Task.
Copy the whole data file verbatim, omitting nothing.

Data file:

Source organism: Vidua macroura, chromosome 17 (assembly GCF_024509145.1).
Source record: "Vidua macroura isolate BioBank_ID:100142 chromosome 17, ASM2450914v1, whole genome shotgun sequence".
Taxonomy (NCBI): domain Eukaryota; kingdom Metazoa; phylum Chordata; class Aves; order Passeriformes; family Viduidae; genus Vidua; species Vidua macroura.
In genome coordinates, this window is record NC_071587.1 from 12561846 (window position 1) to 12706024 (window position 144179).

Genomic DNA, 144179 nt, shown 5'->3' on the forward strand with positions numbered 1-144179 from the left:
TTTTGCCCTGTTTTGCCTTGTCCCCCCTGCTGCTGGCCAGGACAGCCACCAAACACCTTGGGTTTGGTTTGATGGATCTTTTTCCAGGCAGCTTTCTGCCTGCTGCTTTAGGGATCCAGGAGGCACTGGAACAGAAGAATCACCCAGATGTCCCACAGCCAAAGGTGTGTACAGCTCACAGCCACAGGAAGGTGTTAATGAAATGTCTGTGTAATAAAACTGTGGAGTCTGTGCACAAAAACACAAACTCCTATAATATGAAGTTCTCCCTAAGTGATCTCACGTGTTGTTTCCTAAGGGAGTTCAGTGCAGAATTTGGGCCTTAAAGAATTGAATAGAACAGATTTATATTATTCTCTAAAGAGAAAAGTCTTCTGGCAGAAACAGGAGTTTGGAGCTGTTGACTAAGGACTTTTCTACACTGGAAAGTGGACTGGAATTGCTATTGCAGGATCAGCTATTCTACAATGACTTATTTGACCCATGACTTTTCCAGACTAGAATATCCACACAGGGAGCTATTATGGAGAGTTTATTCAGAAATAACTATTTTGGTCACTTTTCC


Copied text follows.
Source organism: Vidua macroura, chromosome 17 (assembly GCF_024509145.1).
Source record: "Vidua macroura isolate BioBank_ID:100142 chromosome 17, ASM2450914v1, whole genome shotgun sequence".
Taxonomy (NCBI): domain Eukaryota; kingdom Metazoa; phylum Chordata; class Aves; order Passeriformes; family Viduidae; genus Vidua; species Vidua macroura.
In genome coordinates, this window is record NC_071587.1 from 12561846 (window position 1) to 12706024 (window position 144179).

Genomic DNA, 144179 nt, shown 5'->3' on the forward strand with positions numbered 1-144179 from the left:
TTTTGCCCTGTTTTGCCTTGTCCCCCCTGCTGCTGGCCAGGACAGCCACCAAACACCTTGGGTTTGGTTTGATGGATCTTTTTCCAGGCAGCTTTCTGCCTGCTGCTTTAGGGATCCAGGAGGCACTGGAACAGAAGAATCACCCAGATGTCCCACAGCCAAAGGTGTGTACAGCTCACAGCCACAGGAAGGTGTTAATGAAATGTCTGTGTAATAAAACTGTGGAGTCTGTGCACAAAAACACAAACTCCTATAATATGAAGTTCTCCCTAAGTGATCTCACGTGTTGTTTCCTAAGGGAGTTCAGTGCAGAATTTGGGCCTTAAAGAATTGAATAGAACAGATTTATATTATTCTCTAAAGAGAAAAGTCTTCTGGCAGAAACAGGAGTTTGGAGCTGTTGACTAAGGACTTTTCTACACTGGAAAGTGGACTGGAATTGCTATTGCAGGATCAGCTATTCTACAATGACTTATTTGACCCATGACTTTTCCAGACTAGAATATCCACACAGGGAGCTATTATGGAGAGTTTATTCAGAAATAACTATTTTGGTCACTTTTCC